Occupational injury risk among australian paramedics: An analysis of national data

Document Type

Journal Article


Australasian Medical Publishing Company Ltd


Faculty of Health, Engineering and Science


School of Medical Sciences




Maguire B.J., O'Meara P.F., Brightwell R.F., O'Neill B.J., & Fitzgerald G.J. (2014). Occupational injury risk among australian paramedics: An analysis of national data. Medical Journal of Australia, 200(8), 477-480. Available here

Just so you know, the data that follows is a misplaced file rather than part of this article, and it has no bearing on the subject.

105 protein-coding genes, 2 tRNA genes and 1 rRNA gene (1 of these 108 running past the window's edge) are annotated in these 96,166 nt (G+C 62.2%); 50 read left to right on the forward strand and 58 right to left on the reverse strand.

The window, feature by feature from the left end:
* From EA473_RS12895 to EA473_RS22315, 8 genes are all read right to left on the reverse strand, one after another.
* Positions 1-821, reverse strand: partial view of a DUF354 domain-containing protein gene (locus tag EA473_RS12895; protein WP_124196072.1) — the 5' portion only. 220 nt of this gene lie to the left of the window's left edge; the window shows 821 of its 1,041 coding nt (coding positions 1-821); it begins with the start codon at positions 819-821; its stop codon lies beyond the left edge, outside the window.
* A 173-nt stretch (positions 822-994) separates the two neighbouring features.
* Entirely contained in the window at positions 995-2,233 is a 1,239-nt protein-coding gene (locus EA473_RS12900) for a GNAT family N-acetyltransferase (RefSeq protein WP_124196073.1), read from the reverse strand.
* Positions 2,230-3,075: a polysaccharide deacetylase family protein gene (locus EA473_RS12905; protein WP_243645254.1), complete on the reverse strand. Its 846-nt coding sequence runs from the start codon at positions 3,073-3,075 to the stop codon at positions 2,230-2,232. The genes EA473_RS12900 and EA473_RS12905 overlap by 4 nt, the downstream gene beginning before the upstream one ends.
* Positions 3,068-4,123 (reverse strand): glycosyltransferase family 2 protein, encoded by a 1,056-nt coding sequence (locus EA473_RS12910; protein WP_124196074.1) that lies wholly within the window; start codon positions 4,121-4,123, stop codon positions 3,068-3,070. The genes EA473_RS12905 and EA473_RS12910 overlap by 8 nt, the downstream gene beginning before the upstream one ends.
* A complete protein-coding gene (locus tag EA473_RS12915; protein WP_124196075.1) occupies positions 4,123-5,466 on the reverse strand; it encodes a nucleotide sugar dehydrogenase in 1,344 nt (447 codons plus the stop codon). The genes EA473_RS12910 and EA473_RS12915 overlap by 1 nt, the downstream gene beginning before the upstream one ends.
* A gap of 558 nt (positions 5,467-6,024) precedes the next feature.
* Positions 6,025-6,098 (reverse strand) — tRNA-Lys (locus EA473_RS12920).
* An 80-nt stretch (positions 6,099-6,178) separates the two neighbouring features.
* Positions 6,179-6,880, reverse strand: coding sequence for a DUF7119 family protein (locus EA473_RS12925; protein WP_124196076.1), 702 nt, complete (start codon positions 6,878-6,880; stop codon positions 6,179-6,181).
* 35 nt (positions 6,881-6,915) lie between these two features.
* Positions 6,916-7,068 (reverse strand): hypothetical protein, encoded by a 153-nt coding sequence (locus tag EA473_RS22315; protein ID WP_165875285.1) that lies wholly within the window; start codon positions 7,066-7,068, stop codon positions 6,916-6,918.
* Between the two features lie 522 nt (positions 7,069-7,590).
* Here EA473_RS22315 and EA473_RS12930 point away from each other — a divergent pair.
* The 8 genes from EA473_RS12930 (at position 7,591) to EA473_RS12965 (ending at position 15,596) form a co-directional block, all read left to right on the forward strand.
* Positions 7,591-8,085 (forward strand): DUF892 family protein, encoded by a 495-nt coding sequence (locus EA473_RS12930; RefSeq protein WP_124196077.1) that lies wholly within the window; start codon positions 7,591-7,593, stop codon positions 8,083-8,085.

Objective: To identify the occupational risks for Australian paramedics, by describing the rate of injuries and fatalities and comparing those rates with other reports. Design and participants: Retrospective descriptive study using data provided by Safe Work Australia for the period 2000-2010. The subjects were paramedics who had been injured in the course of their duties and for whom a claim had been made for workers compensation payments. Main outcome measures: Rates of injury calculated from the data provided. Results: The risk of serious injury among Australian paramedics was found to be more than seven times higher than the Australian national average. The fatality rate for paramedics was about six times higher than the national average. On average, every 2 years during the study period, one paramedic died and 30 were seriously injured in vehicle crashes. Ten Australian paramedics were seriously injured each year as a result of an assault. The injury rate for paramedics was more than two times higher than the rate for police offi cers. Conclusions: The high rate of occupational injuries and fatalities among paramedics is a serious public health issue. The risk of injury in Australia is similar to that in the United States. While it may be anticipated that injury rates would be higher as a result of the nature of the work and environment of paramedics, further research is necessary to identify and validate the strategies required to minimise the rates of occupational injury for paramedics.



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